This week's Supreme Court decisions overturning part of the federal Defense of Marriage Act and failing to rule clearly on California's Proposition 8 case are deeply troubling. They worsen the widespread confusion on the definition of marriage.
Together, the Court neglected to uphold the will of the people through their
elected representatives in Congress and the public votes of more than seven
million California citizens.
Yet, however disappointing the rulings may be to those of us who embrace
natural marriage, the decisions should not elicit a spirit of despair.
To be clear, the Court rulings responded to two complex cases asking narrow
legal questions. Legal experts will spend days dissecting the pages of opinion and
case law. And yet, for most Americans, the big picture is more of what the
Court did not do:
--It did not create a federal constitutional right to same-sex marriage as it did
for abortion in 1973.
--It also did not declare same-sex marriage a civil right on the order of
ethnicity or nationality.
The two rulings do not touch the 38 states across our nation that enshrine
natural marriage as law. And the two rulings don't diminish the job of the
Church to proclaim God's truth to a culture that desperately needs it.
The critical role of man-woman marriage is not diminished by these rulings. The essential need for children to have both a married mother and father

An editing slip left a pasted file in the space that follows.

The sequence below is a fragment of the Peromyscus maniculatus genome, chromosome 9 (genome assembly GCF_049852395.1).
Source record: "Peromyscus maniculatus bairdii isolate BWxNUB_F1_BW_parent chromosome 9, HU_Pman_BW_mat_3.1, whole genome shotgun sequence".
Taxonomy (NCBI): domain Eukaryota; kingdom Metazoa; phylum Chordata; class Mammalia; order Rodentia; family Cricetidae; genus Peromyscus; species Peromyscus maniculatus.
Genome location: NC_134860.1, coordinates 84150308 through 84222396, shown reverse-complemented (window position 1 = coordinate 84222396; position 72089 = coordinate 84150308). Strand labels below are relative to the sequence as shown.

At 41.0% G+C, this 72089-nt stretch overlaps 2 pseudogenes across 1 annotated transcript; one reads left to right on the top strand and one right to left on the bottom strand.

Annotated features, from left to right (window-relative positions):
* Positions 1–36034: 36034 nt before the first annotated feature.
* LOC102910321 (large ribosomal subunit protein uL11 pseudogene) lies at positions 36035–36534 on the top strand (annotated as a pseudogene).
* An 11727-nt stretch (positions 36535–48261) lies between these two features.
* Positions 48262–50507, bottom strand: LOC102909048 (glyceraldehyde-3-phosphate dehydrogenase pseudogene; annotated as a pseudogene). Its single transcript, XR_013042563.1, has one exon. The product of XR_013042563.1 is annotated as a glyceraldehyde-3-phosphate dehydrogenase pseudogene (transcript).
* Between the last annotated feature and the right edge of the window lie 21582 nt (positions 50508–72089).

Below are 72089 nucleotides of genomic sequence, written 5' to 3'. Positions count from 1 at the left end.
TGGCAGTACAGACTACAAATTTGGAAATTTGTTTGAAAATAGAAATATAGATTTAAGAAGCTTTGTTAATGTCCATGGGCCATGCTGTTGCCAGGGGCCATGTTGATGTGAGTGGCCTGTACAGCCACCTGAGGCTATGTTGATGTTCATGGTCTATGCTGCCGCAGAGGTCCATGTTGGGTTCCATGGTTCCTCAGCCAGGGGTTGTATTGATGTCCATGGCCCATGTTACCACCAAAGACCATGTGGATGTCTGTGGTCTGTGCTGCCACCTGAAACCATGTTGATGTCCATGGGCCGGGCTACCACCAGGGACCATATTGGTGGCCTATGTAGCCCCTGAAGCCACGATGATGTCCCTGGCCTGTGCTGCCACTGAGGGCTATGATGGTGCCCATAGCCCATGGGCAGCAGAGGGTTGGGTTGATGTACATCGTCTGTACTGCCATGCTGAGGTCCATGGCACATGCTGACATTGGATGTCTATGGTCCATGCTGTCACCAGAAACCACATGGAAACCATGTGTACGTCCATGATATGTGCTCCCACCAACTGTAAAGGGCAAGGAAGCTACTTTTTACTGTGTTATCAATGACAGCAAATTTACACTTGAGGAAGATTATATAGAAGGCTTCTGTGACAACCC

is not lessened by the opinions.
Proponents of same-sex marriage are hailing today's rulings as a turning point
for the institution of marriage and, indeed, the debate will continue.
That's why, especially in the days to come, the Church will have a new
opportunity to shine its light into a confused culture.
It is time for everyone who supports the natural definition of marriage to
recommit and affirm the sanctity of their own marriages. We must humbly confess
the damage we have done to marriage by our own collective careless treatment of
it. As we continue to distance ourselves from God's design for marriage and
family, Christians will need to take their oath and commitment to marriage more
seriously. Though the divorce rate among committed Christians is lower than
among the general populace, it remains far too high.
The single greatest argument we can present to the world on this issue of
marriage is to personally live out marriage in all its God-ordained fullness
and radiant beauty.
excerpt from Focus on the Family by Jim Daly